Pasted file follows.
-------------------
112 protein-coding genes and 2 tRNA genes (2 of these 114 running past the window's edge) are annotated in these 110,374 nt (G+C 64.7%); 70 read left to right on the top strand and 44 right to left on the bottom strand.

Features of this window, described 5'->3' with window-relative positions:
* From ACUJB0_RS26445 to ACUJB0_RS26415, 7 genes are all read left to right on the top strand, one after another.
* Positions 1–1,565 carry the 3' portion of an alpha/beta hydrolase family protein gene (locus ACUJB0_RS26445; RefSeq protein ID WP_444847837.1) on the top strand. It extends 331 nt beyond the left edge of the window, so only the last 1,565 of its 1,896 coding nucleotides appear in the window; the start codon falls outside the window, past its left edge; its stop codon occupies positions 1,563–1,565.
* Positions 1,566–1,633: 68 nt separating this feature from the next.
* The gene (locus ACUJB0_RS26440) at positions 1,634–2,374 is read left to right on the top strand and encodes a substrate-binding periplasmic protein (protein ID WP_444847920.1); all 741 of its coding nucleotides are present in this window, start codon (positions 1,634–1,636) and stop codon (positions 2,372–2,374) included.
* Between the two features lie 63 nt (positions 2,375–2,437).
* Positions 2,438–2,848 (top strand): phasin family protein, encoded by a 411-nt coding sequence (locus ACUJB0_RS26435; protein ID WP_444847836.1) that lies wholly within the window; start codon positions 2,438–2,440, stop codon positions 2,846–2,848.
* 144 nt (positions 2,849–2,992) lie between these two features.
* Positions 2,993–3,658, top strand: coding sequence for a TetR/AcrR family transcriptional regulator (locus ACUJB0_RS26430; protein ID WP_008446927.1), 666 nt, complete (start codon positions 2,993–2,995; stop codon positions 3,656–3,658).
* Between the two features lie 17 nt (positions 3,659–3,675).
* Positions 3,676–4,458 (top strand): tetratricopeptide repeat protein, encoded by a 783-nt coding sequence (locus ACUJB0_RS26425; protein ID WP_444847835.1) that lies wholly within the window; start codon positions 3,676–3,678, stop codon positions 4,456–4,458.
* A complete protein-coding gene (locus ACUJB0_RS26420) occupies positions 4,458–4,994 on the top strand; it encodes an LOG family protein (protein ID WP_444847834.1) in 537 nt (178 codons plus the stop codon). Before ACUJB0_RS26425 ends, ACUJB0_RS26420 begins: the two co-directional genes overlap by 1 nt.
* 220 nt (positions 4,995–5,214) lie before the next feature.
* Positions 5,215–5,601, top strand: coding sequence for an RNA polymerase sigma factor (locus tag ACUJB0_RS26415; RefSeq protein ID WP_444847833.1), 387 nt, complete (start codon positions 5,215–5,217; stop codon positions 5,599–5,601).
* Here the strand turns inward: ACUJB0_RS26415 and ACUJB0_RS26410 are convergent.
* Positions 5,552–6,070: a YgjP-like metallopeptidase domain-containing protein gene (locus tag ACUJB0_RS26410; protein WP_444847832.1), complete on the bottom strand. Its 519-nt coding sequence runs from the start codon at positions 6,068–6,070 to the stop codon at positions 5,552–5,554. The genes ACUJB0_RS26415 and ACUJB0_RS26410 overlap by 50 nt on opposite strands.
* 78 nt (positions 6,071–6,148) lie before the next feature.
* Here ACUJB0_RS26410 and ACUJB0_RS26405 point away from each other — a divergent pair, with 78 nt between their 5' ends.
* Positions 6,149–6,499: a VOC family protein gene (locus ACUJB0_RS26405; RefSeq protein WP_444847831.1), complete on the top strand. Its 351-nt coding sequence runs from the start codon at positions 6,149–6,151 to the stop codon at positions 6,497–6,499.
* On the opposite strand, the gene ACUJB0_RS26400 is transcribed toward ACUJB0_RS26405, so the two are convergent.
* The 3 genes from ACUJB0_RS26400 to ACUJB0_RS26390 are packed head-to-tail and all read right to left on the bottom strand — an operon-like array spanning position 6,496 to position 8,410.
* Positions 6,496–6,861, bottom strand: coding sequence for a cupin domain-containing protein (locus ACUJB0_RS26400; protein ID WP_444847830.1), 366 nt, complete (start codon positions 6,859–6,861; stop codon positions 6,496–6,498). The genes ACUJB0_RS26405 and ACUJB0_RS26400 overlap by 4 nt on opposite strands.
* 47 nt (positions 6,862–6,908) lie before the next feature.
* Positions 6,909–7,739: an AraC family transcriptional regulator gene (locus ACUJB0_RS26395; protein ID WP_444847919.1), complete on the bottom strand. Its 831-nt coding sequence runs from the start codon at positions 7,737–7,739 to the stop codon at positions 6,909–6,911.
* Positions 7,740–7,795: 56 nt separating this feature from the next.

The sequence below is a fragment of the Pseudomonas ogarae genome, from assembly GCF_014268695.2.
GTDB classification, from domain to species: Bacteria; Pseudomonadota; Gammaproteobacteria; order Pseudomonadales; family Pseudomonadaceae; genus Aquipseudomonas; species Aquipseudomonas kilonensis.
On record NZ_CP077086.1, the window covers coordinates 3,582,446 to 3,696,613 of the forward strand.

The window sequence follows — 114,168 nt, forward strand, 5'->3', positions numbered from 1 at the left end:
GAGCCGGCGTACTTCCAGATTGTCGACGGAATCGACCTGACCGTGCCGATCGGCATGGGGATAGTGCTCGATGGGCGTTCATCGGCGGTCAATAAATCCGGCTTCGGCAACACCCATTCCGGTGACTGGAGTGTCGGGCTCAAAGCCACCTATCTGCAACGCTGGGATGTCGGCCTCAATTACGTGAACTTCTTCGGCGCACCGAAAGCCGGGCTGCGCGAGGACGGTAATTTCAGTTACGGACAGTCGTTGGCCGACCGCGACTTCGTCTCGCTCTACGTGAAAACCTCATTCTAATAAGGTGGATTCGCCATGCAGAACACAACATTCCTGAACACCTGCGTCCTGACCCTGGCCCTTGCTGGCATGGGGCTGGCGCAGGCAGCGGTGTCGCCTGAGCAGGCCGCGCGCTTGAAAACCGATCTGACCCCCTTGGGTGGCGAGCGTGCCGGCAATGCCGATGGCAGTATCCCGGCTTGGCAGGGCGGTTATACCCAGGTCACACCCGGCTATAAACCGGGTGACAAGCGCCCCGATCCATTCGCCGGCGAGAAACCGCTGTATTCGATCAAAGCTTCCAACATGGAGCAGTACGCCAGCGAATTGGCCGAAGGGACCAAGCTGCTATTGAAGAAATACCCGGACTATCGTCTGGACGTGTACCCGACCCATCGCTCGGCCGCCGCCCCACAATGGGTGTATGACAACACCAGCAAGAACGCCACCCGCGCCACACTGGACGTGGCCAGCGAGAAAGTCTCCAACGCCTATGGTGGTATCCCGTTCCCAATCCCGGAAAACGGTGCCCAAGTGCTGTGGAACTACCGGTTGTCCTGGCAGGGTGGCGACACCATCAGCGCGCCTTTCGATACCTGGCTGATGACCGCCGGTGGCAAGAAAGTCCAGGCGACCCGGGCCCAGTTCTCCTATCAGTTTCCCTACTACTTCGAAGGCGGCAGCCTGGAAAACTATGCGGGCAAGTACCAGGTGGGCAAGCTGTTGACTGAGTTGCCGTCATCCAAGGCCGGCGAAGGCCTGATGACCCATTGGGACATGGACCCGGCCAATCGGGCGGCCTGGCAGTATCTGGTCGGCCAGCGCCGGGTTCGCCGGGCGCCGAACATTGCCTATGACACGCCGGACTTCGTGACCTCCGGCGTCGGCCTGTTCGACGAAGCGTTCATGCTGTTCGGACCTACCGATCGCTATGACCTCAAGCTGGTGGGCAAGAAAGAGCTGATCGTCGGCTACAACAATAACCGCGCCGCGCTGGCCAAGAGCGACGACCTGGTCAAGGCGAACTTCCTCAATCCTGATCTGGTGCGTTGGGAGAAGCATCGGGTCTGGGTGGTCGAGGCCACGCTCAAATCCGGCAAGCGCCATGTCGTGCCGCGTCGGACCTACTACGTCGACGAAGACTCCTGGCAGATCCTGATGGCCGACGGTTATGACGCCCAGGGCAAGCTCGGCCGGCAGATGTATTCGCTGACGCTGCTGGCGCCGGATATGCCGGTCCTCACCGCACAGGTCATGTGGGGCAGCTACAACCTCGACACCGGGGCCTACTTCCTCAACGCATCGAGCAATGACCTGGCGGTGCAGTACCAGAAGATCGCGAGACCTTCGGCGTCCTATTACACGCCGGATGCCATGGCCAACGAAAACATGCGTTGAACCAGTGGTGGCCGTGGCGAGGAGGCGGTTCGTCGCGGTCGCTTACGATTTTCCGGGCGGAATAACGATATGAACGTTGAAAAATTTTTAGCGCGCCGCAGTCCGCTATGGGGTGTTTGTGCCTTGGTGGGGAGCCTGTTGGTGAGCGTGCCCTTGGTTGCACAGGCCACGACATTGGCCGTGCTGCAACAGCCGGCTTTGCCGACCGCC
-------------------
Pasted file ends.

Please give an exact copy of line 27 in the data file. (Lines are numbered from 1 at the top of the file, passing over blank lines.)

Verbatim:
The sequence below is a fragment of the Pseudomonas ogarae genome, from assembly GCF_014268695.2.